Central Bank Reveals Plans to Mitigate COVID-19 Shocks on Uganda’s Economy

Prof Tumusiime Mutebile, the Governor Bank of Uganda

The Central Bank has announced plans to mitigate the impact of thee Coronavirus on the Ugandan economy, among them “putting in place a mechanism to minimize the likelihood of sound business going into insolvency due to lack of credit”.

The plans were revealed Friday by Central Bank Governor, Emmanuel Tumusiime Mutebile at a news conference in Kampala.

Mutebile said that even though Uganda has no case of COVID-19 as yet, “the impact of the outbreak on the economy is already visible”.

He singled out traders and manufacturers who rely on supplies from China and Europe who are already facing challenges. The virus originated in China, resulting into disruptions in travel between mainland China and the rest of the world. in recent weeks, Europe has become the epicenter of the virus. 

Mutebile also cited Uganda’s tourism industry which is the country’s highest foreign revenue earner, which is already shrinking as a result of declining demand and expanding restrictions in travel to and from a growing number of countries abroad. Most of the countries which Uganda has listed as high risk are the key source markets for tourists.

The private sector in Uganda’s tourism sector has already appealed to government to issue tax waivers to mitigate the loss these businesses are facing in the wake of the Coronavirus. Many businesses in hospitality could lay off over half of their staff.

They are appealing to government to give wavers (especially taxes) to the hospitality until the situation has normalized.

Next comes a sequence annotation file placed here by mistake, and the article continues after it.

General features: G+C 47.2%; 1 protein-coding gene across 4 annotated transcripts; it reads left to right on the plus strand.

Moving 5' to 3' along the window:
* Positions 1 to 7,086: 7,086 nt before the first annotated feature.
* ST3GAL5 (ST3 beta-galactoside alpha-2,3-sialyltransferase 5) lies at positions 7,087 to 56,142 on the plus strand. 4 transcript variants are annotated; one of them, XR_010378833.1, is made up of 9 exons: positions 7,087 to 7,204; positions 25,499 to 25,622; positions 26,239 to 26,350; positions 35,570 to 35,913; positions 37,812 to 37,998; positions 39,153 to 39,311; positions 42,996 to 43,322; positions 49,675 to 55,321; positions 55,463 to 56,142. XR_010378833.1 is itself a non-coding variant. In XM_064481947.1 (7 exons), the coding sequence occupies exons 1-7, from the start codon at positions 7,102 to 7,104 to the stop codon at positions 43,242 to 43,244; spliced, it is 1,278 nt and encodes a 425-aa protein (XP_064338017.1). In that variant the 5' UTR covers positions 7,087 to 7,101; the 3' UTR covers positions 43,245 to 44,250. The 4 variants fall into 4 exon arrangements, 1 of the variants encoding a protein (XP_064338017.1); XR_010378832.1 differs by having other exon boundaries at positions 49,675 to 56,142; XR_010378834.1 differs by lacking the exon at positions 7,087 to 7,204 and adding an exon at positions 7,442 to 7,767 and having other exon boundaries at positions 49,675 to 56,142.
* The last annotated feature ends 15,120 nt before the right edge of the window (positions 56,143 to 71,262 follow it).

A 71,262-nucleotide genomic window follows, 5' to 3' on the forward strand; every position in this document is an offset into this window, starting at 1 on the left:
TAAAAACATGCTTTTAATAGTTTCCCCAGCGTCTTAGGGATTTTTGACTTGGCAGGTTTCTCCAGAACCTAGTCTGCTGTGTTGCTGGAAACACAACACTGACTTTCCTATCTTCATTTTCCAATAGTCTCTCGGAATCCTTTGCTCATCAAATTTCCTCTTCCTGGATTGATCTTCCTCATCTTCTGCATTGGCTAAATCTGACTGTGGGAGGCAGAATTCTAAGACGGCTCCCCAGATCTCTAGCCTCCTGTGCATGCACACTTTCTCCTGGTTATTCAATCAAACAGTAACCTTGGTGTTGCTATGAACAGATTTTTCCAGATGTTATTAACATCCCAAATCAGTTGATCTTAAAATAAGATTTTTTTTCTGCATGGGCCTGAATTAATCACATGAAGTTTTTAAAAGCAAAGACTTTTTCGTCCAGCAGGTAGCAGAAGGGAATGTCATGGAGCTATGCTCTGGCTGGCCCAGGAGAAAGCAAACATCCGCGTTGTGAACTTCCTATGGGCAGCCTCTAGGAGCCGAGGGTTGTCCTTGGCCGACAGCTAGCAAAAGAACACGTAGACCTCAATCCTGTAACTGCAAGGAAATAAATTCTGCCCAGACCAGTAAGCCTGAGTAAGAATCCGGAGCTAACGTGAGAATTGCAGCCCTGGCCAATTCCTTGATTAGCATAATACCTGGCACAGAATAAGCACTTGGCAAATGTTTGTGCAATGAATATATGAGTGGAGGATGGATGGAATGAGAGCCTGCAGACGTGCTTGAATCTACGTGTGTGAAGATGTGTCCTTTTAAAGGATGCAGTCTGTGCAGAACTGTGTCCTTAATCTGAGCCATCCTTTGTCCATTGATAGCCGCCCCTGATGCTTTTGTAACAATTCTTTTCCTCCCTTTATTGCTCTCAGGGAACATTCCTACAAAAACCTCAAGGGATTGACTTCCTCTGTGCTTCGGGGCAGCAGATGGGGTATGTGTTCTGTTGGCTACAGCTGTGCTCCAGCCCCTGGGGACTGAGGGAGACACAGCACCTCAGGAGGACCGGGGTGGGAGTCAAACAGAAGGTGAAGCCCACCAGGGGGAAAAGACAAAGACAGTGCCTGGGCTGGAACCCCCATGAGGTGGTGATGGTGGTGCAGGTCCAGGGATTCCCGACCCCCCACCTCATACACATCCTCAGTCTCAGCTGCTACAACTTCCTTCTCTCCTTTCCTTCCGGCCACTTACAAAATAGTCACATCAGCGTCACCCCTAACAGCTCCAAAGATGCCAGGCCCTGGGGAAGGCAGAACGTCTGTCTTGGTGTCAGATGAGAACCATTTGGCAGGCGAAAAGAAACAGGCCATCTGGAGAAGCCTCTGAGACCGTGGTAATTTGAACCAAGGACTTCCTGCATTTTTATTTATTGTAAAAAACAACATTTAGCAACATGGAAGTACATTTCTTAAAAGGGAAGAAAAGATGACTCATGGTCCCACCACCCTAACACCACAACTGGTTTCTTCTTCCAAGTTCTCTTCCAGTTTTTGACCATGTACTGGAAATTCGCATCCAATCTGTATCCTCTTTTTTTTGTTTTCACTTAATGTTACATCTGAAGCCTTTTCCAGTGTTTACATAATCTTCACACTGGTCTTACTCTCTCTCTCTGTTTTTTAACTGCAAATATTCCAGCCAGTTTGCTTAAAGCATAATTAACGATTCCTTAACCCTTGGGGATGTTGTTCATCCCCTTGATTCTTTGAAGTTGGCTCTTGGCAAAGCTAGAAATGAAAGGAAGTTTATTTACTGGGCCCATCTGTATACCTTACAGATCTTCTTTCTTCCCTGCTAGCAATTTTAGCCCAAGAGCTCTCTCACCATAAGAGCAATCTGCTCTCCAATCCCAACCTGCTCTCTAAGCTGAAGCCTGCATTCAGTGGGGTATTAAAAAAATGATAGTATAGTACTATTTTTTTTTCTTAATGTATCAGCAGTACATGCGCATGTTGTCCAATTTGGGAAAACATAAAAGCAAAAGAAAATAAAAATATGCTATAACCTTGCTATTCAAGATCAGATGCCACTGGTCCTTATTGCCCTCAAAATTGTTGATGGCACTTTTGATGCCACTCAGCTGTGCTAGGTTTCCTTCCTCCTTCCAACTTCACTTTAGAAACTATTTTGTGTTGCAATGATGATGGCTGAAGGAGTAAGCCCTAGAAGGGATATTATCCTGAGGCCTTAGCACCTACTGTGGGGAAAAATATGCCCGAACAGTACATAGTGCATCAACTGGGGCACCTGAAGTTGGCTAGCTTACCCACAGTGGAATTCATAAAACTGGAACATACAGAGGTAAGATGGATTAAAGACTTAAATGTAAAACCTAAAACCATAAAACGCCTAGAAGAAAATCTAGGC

“We are requesting government through Bank of Uganda to put in place some mitigating measure either by reducing the interest rates or extending grace period for hoteliers. Those are some of the things that we the hotel owners association are proposing,” Susan Muhwezi, the Chairperson of Uganda Hotel Owners Association said this week.

Mutebile says: “The volatility in the global financial markets has resulted n offshore investors exiting the frontier and emerging markets including Uganda, into safe havens, these factors pose a risk to financial stability and overall economic growth”.

He said that BOU will undertake certain measures in the interim, in order to limit the impact of COVID-19 on the financial stability and economic growth.

Mutebile says BOU will provide exceptional liquidity assistance foa a period of up to one year to financial institutions supervised by the Central Bank.

He added that the Central Bank will also intervene in the foreign exchange market to smoothen out excess volatility arising from the global financial markets, as well as ensuring that contingency plans by financial institutions guarantee the safety of customers and staff.

BOU will also waive limitations on restructuring of credit facilities at financial institutions that may be at risk of going into distress due to the COVID-19 pandemic.

The regulator also announced it would engage telcos and commercial banks to further reduce on mobile money transactions and other digital payments in order to limit use of cash and bank visits.

On Thursday, the Minister of Finance, Matia Kasaija said that projections indicate that economic growth in FY 2019/20 will be revised downwards from 6 percent to between 5.2 and 5.7 percent depending on the severity of the COVID-19 impact on Uganda.

Kasaija said the biggest impact of the virus will be on the services sector noting that travel restrictions are already affecting the tourism sector including hotels, accommodation and transportation.

The Minister also said the low activity in industry and services sectors will result into loss of jobs further leading to a decline in economic growth.

The impact will likely lead to an increase in the levels of poverty with an estimated 780,000 people estimated to be pushed into poverty, he said.

He added that Loan Disbursements are projected to decline by 50 percent in the last five months of the financial year because of the likely delays in projects execution and a disruption in the supply of inputs for the projects.

To deal with this economic shock, both fiscal and monetary policy adjustments will be required, he said.

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